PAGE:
Robin van Puyenbroeck 6:05
No, no, I think that’s definitely something we see here in New York as well happening, more space for fewer people at the same time, but the space has definitely been utilized. Maybe coming back, briefly Ed to your contrarian investor. You just said, oh, we’re looking at distressed assets and you said a 12- to 24-month window. I know you don’t have a crystal ball, but that’s very near term. When is the market going to be in distress for you to move?
Ed Allison-Wright 6:35
We see that to occur after this 12-month to 24-month period. This 12- to 24- month period is basically the wash coming from a lot of quantitative easing throughout markets. All the money that was plowed into employers that were out of work or into businesses so that they can keep employees in work, I think will last us for a period – which is undefined, but probably over a year. We’re in the process, for instance, — just to give you an idea of what our mindset is — in markets where we have developments that we look to sell, we’re looking to sell those in this period where people still have disposable income that they had from the pandemic. At that time in which that sort of begins to dry up (which might be between sort of 12 and 18 months away, perhaps), we might begin to see some stresses emerge, especially when you probably have a peak in interest rates over the next probably 12 to 36 months, I should imagine. The good news is that, in the long term after pandemics — they mapped about 19 pandemics onto a chart once and they sort of identified that usually, you find a decrease in rates over a longer period. But certainly in the short term, we’ll find a little spike come up, and we see that to be the next 12 to 36 months, perhaps, which presents us with those opportunities because a load of investors would have been running quite close to the line and the pushing up of those rates might put them in some difficulty from a financing perspective.
Robin van Puyenbroeck 8:18
Of course, right now, there is very little room to decrease rates, or something will have to go up before it can go down again. Maybe a final question, do you see any differences in different parts of the world because of the coordination between countries or regions, if it comes to monetary policy easing, given the geopolitical context that we’re operating in today, do you see any major shifts where certain countries would just go their own way? And would that have an impact on the market, as well? I think about oversupply in certain markets, different views on easing and other needs.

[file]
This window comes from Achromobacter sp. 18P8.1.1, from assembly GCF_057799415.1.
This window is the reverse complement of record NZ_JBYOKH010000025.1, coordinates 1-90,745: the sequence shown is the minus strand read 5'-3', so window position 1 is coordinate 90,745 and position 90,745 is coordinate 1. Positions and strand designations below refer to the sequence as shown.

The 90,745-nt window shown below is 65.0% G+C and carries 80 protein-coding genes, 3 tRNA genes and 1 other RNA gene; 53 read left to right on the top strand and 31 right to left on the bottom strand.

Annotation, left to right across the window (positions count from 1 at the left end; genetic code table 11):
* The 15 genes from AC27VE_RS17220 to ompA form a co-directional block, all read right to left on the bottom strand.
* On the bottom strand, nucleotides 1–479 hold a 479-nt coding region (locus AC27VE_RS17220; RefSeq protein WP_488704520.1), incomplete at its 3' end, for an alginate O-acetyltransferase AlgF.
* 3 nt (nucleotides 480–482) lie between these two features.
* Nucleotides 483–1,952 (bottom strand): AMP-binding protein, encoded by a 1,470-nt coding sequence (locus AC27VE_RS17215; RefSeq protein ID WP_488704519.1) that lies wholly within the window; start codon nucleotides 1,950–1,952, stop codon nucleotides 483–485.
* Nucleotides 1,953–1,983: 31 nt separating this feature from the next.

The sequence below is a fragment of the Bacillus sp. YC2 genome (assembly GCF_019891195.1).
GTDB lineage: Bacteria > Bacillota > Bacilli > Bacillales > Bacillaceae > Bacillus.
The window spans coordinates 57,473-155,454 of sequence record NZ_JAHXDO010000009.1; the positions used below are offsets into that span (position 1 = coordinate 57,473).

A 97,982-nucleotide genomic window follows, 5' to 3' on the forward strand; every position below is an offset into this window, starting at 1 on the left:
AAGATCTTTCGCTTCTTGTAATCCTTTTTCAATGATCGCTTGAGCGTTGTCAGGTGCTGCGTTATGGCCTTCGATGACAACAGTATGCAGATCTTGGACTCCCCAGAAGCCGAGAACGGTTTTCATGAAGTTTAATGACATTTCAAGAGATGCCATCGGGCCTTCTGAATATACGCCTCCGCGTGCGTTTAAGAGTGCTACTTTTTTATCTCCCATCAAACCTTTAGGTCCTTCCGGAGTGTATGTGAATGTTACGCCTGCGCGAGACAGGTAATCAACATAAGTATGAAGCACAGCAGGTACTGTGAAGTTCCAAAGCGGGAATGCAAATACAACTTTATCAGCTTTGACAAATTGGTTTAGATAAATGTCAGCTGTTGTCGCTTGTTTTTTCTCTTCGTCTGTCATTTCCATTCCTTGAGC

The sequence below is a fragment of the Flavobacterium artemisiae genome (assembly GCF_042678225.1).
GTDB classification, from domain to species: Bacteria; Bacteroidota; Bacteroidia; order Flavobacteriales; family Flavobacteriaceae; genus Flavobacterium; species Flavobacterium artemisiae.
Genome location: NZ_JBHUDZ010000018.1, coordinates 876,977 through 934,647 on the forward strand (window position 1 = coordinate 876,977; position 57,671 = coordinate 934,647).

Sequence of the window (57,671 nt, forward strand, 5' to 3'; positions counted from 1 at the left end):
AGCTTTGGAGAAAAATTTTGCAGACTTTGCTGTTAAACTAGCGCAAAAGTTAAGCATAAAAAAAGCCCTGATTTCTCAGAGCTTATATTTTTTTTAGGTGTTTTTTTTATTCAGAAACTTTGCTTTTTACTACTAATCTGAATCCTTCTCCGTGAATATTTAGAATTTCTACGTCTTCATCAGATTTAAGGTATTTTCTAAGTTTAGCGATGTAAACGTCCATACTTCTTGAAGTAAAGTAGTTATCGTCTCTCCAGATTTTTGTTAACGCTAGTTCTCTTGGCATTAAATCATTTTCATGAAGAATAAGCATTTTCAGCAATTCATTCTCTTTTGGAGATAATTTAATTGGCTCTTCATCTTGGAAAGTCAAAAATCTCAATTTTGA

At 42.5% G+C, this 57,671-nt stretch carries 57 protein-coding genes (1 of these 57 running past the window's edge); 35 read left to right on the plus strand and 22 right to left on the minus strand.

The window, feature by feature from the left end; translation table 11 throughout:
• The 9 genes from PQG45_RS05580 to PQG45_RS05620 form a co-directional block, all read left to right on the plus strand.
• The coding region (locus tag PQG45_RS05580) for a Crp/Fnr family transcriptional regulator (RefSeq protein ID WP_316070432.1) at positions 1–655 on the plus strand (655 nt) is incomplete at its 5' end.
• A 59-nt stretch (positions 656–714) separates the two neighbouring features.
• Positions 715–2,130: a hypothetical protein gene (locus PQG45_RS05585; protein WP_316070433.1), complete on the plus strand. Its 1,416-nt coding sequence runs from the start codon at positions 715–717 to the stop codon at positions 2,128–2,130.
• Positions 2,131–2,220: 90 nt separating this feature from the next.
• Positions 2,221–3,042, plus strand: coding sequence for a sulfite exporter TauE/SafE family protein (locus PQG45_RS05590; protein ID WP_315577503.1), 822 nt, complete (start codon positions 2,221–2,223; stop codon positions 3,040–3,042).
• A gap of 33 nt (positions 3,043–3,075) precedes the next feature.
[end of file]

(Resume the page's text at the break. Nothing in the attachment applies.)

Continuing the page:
Ed Allison-Wright 8:56
That’s an interesting question. I tend to think actually, that the pattern might be slightly more simplistic to follow. From a real estate perspective, I think it will follow the areas that are more sort of second home heavy. So from North America’s perspective, you’re probably looking at Florida, for instance, as your sort of second home market. In Europe, you probably look at Southern Spain being one of the second home markets as an example or southern Portugal, those second-home markets tend to be the first to go just because usually the development is excessive. So it tends to be very definitive cycles compared to other markets where, for instance, parts of southern southeast England in the U.K. had any adjustment after 2008 despite lots of other parts of the country happening that so it won’t necessarily be country-specific, but I think it will probably follow second home areas most definitively. And I mean, one of the other interesting things that we’ve seen in the last few months has also been the cost inflation and what that’s done as a sort of as a knock-on effect in markets. So for instance, in Florida, we’ve been selling a load of rental properties, we ended up owning about 650 rental properties, which we’ve been selling. And we ended up holding that strategy because the cost inflation of building property was so high, you know, 400% in some areas, that people ended up just paying significant amounts more for an existing property, rather than the plots that they could build their own homes on just as a result of that cost inflation. So some of those indirect impacts made some big changes to our strategies when we’re selling and retaining stock in the U.S, for instance,
Robin van Puyenbroeck 10:42
That’s very interesting, 400%. Of course, not a small change. That goes right into your operating margin. That was good. Great, thank you so much for sharing this here this morning and I look forward to continuing this conversation. Thanks so much, Ed.
Ed Allison-Wright 10:56
Robin van Puyenbroeck 10:58